You are here
Adverse Effects of Statins Much More Common Than Appreciated, Author Says
Family physician Duane Graveline, MD, a former astronaut, used to prescribe statin drugs enthusiastically to lower cholesterol. Then he took them as a patient. When he published his experience with transient global amnesia in Peoples Pharmacy, he received approximately 30,000 emails describing the adverse effects of statins.
After the FDA’s MedWatch database became available, Graveline compiled adverse-event reports related to statins. His findings have been published in the spring 2015 issue of the Journal of American Physicians and Surgeons.
Physicians often dismiss reports of weakness or cognitive decline in statin patients, Graveline said. They may attribute these complaints to aging or say “statins don’t do that.”
Further, a recent FDA posting downplayed the risk of cognitive impairment as “generally not serious” and reversible within a few weeks of stopping statin therapy.
The FDA’s deputy director for safety, Amy Egan, MD, MPH, has advised patients not to stop taking statins if they experience “cloudy thinking.” Graveline notes, however, that an amnesic state so brief that the patient doesn’t notice it can be dangerous in an airline pilot or a heavy-equipment operator. He counted almost 9,000 MedWatch reports in the category of severe cognitive disturbance for atorvastatin (Lipitor, Pfizer) and rosuvastatin (Crestor, AstraZeneca) alone between 2006 and 2013.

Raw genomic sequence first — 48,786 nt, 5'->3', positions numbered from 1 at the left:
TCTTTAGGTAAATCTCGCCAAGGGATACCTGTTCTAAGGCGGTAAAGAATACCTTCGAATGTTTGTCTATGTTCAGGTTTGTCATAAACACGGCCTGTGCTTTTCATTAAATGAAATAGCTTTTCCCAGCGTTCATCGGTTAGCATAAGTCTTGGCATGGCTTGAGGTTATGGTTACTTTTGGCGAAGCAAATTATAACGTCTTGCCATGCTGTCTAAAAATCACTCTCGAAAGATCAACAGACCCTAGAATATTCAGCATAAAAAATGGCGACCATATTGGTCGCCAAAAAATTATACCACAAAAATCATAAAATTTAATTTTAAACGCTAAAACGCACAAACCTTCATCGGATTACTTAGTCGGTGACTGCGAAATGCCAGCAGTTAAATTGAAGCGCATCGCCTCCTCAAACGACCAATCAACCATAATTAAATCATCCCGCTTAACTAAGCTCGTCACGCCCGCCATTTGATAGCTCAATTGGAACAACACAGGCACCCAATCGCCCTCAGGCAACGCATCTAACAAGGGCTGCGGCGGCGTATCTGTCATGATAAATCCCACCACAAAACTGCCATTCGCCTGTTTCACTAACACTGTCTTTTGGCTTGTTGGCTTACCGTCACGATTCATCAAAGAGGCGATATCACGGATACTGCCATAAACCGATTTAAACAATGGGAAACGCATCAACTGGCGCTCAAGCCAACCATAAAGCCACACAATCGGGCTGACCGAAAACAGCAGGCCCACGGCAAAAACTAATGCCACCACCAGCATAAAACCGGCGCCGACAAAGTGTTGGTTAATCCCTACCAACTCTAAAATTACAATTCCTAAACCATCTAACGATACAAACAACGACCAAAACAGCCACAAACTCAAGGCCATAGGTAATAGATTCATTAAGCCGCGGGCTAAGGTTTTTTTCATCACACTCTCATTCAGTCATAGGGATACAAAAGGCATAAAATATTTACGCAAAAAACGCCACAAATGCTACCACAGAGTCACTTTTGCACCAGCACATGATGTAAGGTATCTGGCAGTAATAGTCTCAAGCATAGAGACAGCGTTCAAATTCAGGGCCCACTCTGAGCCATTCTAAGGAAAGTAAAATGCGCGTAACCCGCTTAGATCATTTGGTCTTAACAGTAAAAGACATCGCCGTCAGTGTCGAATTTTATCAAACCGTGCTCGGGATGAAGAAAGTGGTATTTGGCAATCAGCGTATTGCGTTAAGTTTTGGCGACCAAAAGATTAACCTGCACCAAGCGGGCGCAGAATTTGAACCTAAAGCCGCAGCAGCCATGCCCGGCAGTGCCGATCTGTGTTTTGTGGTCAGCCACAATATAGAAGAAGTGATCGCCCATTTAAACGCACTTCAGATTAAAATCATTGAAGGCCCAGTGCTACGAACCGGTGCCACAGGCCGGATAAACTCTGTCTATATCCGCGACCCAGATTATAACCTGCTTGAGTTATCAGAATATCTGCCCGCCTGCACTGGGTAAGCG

Statins block an essential metabolic pathway, Graveline explains, leading to a deficiency in coenzyme Q10 (also known as ubiquinone) and dolichols. These factors are critical to the function of mitochondria, the body’s energy producers.
Accelerated aging appears to be a common feature of statins’ adverse effects, Graveline notes.
The most commonly reported adverse effects are muscle pain and weakness. The MedWatch database includes nearly 11,000 cases of rhabdomyolysis (the breakdown of muscle fibers), with approximately 1,000 deaths from kidney failure as breakdown products clogged the kidneys.
Both patients and physicians need to be better informed about the potential adverse effects of statin therapy, Graveline concludes. In his opinion, physicians must carefully assess the risks and benefits of treatment, and consider achieving the inflammation-reducing effects of statins with lower doses or alternate means.
Sources: PR Newswire; March 9, 2015; and Journal of American Physicians and Surgeons; Spring 2015.